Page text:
‘Everything Is Yesterday’

It was the halcyon spring of 1946. (Increase your word-power! Look up “halcyon” in the dictionary then, while you’re at it, look up “avatar” because, if you are a well-paid journalist, you have been misusing both words for years.) In wintry March of ’46 I was released from the army. O’Neill’s The Iceman Cometh opened on Broadway and the Pulitzer Prize for biography was awarded to—yes! The Son of Wilderness by Linnie Marsh Wolfe—even so, America’s postwar golden age was suddenly upon us and lasted all of five years, ending with our undeclared war to bring freedom and democracy to Korea, a nation hitherto unknown to most Americans but whose loss to freedom would have put in question our Credibility and so, incredibly, we have been at war ever since unless sly Wolf Blitzer is telling us fibs on CNN.

That spring my first novel was published as was the memoir, More Was Lost, of a handsome emerald-eyed young woman called Eleanor Perenyi. Paradoxically, glossy fashion magazines like Harper’s Bazaar, where she worked, published only “quality-lit” fiction, as Terry Southern would say, as well as poets like Auden whom The New York Times refused to take on as a columnist in its Sunday book section on the ground that he was sexually degenerate. To be absolutely honest, our golden age was somewhat less than 24-carat.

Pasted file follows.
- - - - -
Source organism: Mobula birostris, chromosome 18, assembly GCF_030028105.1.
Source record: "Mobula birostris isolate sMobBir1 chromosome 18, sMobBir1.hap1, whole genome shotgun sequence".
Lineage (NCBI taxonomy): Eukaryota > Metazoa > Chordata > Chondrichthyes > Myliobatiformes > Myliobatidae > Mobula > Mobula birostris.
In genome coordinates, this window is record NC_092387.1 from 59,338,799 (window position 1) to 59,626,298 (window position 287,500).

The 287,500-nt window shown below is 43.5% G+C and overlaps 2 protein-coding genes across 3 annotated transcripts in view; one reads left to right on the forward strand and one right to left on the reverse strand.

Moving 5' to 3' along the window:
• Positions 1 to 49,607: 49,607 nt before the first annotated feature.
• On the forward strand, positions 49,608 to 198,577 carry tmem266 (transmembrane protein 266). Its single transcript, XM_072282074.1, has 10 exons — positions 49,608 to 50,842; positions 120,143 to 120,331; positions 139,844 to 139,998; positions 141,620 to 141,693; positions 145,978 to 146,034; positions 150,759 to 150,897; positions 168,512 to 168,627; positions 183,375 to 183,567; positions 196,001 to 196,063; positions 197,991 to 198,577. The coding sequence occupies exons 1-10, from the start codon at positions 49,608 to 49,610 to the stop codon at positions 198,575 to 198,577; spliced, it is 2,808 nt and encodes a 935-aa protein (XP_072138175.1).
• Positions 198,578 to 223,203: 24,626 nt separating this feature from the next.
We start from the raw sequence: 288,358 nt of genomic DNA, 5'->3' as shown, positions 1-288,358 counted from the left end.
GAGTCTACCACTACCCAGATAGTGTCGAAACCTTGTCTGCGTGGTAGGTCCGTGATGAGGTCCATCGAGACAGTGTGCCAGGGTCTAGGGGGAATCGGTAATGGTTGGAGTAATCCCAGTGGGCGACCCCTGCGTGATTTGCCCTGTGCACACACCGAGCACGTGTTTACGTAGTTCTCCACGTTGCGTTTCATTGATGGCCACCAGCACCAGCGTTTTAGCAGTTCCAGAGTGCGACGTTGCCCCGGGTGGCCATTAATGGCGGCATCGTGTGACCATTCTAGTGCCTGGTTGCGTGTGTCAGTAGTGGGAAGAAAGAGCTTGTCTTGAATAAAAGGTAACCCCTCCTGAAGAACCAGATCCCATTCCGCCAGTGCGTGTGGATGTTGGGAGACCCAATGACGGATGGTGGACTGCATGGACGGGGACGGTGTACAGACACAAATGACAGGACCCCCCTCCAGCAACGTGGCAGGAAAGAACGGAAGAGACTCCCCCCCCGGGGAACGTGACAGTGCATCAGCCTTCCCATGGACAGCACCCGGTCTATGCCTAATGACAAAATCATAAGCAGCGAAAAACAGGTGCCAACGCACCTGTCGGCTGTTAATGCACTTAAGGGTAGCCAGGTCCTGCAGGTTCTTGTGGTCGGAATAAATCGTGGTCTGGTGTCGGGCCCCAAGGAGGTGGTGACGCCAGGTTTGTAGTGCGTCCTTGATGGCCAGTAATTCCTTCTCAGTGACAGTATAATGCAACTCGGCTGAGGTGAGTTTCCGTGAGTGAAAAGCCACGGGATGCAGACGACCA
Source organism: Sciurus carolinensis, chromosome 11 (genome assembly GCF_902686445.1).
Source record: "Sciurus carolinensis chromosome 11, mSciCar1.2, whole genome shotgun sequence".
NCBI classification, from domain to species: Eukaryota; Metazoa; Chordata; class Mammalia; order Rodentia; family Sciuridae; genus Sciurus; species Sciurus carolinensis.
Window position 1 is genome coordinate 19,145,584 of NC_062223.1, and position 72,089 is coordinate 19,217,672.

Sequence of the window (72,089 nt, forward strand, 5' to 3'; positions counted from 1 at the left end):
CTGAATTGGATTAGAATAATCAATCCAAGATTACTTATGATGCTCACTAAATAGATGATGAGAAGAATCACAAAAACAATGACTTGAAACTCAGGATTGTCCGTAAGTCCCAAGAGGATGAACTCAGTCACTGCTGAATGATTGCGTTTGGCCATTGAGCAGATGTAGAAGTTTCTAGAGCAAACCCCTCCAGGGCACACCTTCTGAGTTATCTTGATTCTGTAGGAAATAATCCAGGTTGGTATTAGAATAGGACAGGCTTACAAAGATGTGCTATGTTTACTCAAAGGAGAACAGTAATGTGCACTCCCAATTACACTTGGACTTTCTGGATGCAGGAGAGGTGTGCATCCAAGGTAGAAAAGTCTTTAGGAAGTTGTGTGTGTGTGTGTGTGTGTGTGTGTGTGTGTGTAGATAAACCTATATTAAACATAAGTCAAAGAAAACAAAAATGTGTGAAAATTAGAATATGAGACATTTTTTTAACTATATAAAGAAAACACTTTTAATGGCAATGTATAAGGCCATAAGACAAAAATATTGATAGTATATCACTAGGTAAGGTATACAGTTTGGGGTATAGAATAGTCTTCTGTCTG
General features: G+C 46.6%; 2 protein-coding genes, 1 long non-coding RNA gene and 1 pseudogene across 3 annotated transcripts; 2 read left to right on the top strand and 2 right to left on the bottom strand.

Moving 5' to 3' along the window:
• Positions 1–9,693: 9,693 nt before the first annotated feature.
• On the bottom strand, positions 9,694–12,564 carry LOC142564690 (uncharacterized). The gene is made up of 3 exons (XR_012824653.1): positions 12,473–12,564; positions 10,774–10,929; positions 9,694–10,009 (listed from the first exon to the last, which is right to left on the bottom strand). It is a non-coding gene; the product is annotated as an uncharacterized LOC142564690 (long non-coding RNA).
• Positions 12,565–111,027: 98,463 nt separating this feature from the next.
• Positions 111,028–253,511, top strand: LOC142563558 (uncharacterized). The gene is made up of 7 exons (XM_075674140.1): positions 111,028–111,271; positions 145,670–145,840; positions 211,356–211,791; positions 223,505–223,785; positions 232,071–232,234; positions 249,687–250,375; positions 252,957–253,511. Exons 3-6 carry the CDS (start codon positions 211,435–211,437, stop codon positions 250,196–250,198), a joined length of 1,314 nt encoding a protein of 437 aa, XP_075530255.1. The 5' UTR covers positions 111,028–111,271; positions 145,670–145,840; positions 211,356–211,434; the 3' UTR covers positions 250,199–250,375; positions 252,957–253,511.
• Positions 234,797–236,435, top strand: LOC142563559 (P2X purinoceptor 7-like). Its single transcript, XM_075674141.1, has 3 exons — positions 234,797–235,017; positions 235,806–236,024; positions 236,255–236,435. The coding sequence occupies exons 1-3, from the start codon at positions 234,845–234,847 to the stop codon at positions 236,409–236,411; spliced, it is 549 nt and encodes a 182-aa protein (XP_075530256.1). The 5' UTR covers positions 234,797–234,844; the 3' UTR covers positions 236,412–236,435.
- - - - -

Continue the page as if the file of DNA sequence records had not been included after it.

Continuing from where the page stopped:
On a workday, Eleanor wore white gloves and a chic hat, the uniform of the high-fashion magazine ladies when they lunched at the Colony restaurant, now gone along with hat, gloves. But there was nothing uniform about her personality. She was—is—a wit, a learned bluestocking who would eventually write the classic Green Thoughts on gardens as well as a study of Liszt: The Artist as Romantic Hero, the Hungarian artist as Romantic, a Perenyi theme.

Actually, it was Eleanor’s “Mamma” (or Mother, when Eleanor was in full voice) that I first knew about and came to know. Grace Zaring Stone was a successful writer of best sellers that were often made into movies, starting with The Bitter Tea of General Yen, Frank Capra’s one interesting movie (1933).

Eleanor’s naval officer father was military attaché to the American embassy at Paris when Hitler arrived in 1940, the year that Grace’s latest novel became the movie Escape that so awed one schoolboy by its worldly look at Mitteleuropa with its unreal castles and very real Nazis, all topped by that Byzantine crown of Saint Stephen and its bent cross. In 1937, the very young Eleanor Stone had married a Hungarian nobleman and they lived in a castle that kept moving back and forth between Czechoslovakia and Hungary, two of Hitler’s possessions whose boundaries he liked to redraw. Because Grace felt that her prematurely anti-Nazi book might put Eleanor at risk, she used the pseudonym Ethel Vance.

Eventually, Grace established herself in an old house in Stonington, Connecticut; she also had something of a salon in a Manhattan flat that attracted such Kindly Ones as Mary McCarthy. Ever…

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